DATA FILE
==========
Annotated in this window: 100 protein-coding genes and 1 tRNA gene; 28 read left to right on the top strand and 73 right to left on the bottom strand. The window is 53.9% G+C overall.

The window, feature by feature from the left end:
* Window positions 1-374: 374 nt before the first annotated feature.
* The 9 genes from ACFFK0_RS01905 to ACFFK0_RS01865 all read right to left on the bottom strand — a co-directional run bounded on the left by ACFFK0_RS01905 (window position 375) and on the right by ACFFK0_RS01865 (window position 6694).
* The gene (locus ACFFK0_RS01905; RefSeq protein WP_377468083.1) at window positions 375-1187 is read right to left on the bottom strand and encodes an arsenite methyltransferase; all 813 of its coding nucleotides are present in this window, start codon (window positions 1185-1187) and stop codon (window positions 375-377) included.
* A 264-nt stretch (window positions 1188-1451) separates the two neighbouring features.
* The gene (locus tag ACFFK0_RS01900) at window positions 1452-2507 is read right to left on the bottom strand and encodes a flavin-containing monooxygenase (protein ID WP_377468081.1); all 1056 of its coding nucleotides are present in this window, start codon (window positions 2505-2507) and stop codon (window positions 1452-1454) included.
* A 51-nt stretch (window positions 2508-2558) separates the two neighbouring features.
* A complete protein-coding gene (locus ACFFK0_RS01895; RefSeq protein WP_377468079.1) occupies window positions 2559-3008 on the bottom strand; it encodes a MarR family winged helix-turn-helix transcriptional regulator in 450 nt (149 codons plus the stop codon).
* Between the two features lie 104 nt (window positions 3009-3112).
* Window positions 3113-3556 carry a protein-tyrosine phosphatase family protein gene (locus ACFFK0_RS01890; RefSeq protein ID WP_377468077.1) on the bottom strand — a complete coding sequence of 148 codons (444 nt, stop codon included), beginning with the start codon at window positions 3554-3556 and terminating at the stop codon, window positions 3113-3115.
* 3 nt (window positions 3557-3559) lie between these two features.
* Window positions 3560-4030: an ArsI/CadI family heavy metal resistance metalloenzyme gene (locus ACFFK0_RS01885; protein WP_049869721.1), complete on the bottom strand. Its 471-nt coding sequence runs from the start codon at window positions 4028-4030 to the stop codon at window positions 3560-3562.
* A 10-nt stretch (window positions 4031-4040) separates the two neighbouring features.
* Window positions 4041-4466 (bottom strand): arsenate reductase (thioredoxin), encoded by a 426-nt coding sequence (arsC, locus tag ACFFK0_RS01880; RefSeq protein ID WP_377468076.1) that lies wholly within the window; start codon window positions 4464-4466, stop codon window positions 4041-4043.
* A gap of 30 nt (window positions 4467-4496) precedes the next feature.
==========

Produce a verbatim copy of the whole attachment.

Annotated in this window: 100 protein-coding genes and 1 tRNA gene; 28 read left to right on the top strand and 73 right to left on the bottom strand. The window is 53.9% G+C overall.

The window, feature by feature from the left end:
* Window positions 1-374: 374 nt before the first annotated feature.
* The 9 genes from ACFFK0_RS01905 to ACFFK0_RS01865 all read right to left on the bottom strand — a co-directional run bounded on the left by ACFFK0_RS01905 (window position 375) and on the right by ACFFK0_RS01865 (window position 6694).
* The gene (locus ACFFK0_RS01905; RefSeq protein WP_377468083.1) at window positions 375-1187 is read right to left on the bottom strand and encodes an arsenite methyltransferase; all 813 of its coding nucleotides are present in this window, start codon (window positions 1185-1187) and stop codon (window positions 375-377) included.
* A 264-nt stretch (window positions 1188-1451) separates the two neighbouring features.
* The gene (locus tag ACFFK0_RS01900) at window positions 1452-2507 is read right to left on the bottom strand and encodes a flavin-containing monooxygenase (protein ID WP_377468081.1); all 1056 of its coding nucleotides are present in this window, start codon (window positions 2505-2507) and stop codon (window positions 1452-1454) included.
* A 51-nt stretch (window positions 2508-2558) separates the two neighbouring features.
* A complete protein-coding gene (locus ACFFK0_RS01895; RefSeq protein WP_377468079.1) occupies window positions 2559-3008 on the bottom strand; it encodes a MarR family winged helix-turn-helix transcriptional regulator in 450 nt (149 codons plus the stop codon).
* Between the two features lie 104 nt (window positions 3009-3112).
* Window positions 3113-3556 carry a protein-tyrosine phosphatase family protein gene (locus ACFFK0_RS01890; RefSeq protein ID WP_377468077.1) on the bottom strand — a complete coding sequence of 148 codons (444 nt, stop codon included), beginning with the start codon at window positions 3554-3556 and terminating at the stop codon, window positions 3113-3115.
* 3 nt (window positions 3557-3559) lie between these two features.
* Window positions 3560-4030: an ArsI/CadI family heavy metal resistance metalloenzyme gene (locus ACFFK0_RS01885; protein WP_049869721.1), complete on the bottom strand. Its 471-nt coding sequence runs from the start codon at window positions 4028-4030 to the stop codon at window positions 3560-3562.
* A 10-nt stretch (window positions 4031-4040) separates the two neighbouring features.
* Window positions 4041-4466 (bottom strand): arsenate reductase (thioredoxin), encoded by a 426-nt coding sequence (arsC, locus tag ACFFK0_RS01880; RefSeq protein ID WP_377468076.1) that lies wholly within the window; start codon window positions 4464-4466, stop codon window positions 4041-4043.
* A gap of 30 nt (window positions 4467-4496) precedes the next feature.